When grocery shopping it is best to stay on the perimeter of the store where produce, dairy and frozen vegetables are found. Avoid many of the interior aisles where salty and sugary snacks and highly processed foods are located. A good rule of thumb is to select items that have five or less ingredients. (It is a good idea to take a magnifying glass to the store to make it easier to read the ingredient list on packages).

Finally, it is best to never skip breakfast. Eating breakfast high in whole grains helps fuel your body throughout the day. It takes practice and trial and error in finding an eating regimen that is both satisfying and beneficial.

It is recommended that you discuss your specific medications and recommended diet with your healthcare provider before making major changes.

Eating healthily can help you feel better while nurturing your body and mind.

Walking Toward Wellness

Walking is an ideal way to enhance mental health. It’s the easiest, cheapest, best way to achieve heart health, as well as improve one’s mood. There’s no special equipment to buy or a gym to join. All you need is a sturdy pair of shoes and a safe place to walk.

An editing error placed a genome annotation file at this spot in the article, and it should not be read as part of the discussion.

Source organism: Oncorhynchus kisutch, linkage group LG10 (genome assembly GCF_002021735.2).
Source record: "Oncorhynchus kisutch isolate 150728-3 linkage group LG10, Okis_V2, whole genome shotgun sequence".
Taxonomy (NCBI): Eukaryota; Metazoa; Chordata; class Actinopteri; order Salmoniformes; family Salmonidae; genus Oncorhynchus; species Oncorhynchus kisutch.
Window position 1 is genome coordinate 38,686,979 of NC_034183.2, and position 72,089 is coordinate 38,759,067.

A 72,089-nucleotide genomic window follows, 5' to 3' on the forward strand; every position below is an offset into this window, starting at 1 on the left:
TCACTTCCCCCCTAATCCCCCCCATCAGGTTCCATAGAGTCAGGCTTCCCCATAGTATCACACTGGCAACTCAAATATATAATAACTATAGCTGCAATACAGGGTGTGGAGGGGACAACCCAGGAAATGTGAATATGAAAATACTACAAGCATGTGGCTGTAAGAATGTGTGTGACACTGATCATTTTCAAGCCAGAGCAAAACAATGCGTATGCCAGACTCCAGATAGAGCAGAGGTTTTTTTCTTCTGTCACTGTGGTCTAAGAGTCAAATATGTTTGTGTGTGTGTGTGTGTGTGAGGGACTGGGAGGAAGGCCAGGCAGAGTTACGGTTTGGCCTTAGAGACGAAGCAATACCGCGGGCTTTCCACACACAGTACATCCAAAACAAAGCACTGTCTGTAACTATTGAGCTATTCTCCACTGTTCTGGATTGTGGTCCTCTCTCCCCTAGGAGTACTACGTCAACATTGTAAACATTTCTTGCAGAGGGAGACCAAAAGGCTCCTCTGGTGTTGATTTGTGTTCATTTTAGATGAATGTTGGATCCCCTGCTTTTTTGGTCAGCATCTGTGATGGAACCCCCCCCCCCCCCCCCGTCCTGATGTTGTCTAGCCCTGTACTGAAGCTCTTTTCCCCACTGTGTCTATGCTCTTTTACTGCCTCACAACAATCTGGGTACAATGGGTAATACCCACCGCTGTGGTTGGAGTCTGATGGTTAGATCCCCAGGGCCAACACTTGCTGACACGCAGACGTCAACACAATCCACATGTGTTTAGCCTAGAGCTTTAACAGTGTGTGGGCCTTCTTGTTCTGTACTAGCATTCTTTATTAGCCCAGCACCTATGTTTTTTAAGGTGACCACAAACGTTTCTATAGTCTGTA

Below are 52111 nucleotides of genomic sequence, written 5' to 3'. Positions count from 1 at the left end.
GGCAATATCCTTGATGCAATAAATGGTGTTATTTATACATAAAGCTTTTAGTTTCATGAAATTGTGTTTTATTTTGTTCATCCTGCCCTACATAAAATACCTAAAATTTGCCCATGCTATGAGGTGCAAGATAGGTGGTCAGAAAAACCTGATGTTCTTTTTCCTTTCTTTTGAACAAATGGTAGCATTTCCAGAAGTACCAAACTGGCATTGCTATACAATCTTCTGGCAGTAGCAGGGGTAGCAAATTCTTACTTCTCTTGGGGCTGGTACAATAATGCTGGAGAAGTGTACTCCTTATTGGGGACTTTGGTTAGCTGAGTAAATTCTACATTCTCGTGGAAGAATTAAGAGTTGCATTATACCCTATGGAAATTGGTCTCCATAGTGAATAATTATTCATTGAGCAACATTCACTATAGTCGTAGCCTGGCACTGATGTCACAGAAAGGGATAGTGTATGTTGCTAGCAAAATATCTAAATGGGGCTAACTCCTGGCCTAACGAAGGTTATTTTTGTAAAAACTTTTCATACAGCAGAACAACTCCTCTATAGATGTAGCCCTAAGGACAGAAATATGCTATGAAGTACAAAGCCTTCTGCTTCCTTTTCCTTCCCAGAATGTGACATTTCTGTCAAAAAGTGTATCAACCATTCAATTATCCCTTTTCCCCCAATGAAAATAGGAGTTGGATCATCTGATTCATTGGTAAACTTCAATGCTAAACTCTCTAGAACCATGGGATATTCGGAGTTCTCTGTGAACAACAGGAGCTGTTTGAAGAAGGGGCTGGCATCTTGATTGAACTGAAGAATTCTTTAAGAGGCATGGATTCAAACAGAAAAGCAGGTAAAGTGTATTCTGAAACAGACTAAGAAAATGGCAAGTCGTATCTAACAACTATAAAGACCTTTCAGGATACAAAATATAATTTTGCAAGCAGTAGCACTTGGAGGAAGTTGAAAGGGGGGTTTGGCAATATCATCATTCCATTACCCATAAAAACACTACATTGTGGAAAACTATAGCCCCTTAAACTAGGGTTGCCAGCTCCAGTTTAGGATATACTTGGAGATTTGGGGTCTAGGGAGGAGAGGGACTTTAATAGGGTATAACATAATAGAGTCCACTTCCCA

The American Heart Association recommends walking 30-minutes every day. Others suggest we need to walk 10,000 steps a day recorded on a pedometer (that’s 5 miles!). Thirty minutes is a great target. Just open your front door and walk away for 15 minutes then turn around and walk back home.

The act of getting up to move; the act of getting outside the door; the act of seeing new surroundings all contribute to feeling better. As you walk, take in all that is there to be seen. Be aware of nature all around you.

If you make walking 30 minutes a daily habit, you’ll soon discover that you’re losing unwanted weight. Many malls allow people to walk the mall. They’re a perfect place to walk if it’s too cold or hot outside. City parks are also great places to walk. Check your local government for walking and biking trails.

Having a walking partner can make this exercise even more enjoyable. The best thing about stepping toward wellness is it’s free, and the benefits are immediate. Get outside. Put one foot in front of the other and have some fun.

Walk your way to better!